Hack 76 View XML Responses in a Browser


Here's a quick way of testing XML/HTTP responses to make sure you're getting the data you need.

One great thing about the XML/HTTP method of retrieving data from Amazon is that it's easy to read the responses and know what you're getting. Instead of relying on tools to parse the response, you can usually see exactly what data you're working with by looking it at yourself.

This is where a browser that can display XML comes in handy. Because the requests are made with a URL over HTTP, requesting XML data is just like requesting a web page. If you're ever puzzled by the results you're getting from an XML/HTTP script, this is a great way to debug. Just copy the URL from your code (this may require writing the URL out to the page if you're dynamically generating the URL) and paste it into your browser's address field.

Some browsers are better than others at displaying XML in a human-readable form. Internet Explorer builds a nice tree outline and allows you to hide or show particular branches. Other browsers display the XML in plain text exactly as it appears in the response. Still others show a blank page, leaving you to "view the source" to see the XML.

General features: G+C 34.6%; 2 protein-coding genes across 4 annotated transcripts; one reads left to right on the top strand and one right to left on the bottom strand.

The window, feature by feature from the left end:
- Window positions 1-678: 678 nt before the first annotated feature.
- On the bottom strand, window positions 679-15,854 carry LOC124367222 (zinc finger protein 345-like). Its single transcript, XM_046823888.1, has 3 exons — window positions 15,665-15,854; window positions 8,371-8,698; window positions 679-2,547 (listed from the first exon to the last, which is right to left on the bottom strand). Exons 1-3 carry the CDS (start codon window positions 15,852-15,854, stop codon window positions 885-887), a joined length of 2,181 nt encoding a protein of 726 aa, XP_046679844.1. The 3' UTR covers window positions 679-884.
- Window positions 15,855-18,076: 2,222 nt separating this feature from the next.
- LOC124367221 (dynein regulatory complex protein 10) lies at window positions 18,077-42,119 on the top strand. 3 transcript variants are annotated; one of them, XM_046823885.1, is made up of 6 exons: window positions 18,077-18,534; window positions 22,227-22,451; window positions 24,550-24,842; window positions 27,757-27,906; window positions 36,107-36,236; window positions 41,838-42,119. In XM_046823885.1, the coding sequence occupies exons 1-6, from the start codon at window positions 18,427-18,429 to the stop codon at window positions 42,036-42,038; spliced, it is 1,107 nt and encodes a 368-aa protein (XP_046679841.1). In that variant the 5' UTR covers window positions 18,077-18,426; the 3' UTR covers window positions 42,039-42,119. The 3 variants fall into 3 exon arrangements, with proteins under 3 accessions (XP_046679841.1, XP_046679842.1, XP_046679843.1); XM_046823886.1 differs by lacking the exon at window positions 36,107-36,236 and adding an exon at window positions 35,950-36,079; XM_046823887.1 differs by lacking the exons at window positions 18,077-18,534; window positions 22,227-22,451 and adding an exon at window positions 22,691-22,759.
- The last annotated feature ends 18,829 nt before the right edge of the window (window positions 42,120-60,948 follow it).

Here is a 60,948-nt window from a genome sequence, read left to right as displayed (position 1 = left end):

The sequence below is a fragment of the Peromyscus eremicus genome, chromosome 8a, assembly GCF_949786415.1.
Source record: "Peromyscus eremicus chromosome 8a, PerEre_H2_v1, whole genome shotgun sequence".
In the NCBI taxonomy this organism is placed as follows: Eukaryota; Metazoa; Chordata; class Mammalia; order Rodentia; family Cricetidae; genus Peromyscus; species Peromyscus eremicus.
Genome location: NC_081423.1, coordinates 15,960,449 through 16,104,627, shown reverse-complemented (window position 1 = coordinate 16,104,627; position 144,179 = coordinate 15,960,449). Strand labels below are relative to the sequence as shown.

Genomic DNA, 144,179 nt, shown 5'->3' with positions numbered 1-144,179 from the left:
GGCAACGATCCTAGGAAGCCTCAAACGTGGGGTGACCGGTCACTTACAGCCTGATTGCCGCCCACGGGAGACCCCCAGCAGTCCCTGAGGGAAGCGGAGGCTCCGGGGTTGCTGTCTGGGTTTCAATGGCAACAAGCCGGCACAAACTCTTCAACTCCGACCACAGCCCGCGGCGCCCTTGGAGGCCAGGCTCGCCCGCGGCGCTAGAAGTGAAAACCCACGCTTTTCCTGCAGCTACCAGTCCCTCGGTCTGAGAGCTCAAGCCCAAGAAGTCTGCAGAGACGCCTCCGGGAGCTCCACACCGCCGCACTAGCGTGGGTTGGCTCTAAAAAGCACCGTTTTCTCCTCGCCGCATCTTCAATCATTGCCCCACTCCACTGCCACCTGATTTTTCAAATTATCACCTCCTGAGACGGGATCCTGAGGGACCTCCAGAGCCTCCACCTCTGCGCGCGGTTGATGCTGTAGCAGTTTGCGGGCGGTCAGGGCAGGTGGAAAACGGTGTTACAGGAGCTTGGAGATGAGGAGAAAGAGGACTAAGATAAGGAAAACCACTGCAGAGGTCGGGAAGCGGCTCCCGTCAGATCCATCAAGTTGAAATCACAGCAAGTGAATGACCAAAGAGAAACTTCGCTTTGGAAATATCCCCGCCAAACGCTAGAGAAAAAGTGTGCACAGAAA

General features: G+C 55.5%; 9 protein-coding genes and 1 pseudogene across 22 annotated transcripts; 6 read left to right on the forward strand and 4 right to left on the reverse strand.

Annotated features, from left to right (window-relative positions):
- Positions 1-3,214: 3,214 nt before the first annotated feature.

Let's take a simple product detail query:

http://xml.amazon.com/onca/xml3?t=insert associate tag  [RETURN]
& dev-t=insert developer token &type=lite&f=xml&AsinSearch=0596005423 

Paste this into the Address field of Internet Explorer, and you should see something like Figure 6-1.

Figure 6-1. Amazon "lite" XML response in a browser

Viewing the XML in the browser gives you a quick, visual way to see the data you're working with. It also lets you see if you don't have any data at all. The following query with a bogus ASIN gives an appropriate error, shown in Figure 6-2:

http://xml.amazon.com/onca/xml3?t=insert associate tag  [RETURN]
&dev-t=insert developer token &type=lite&f=xml&AsinSearch=0123456789 
Figure 6-2. Amazon error XML response in a browser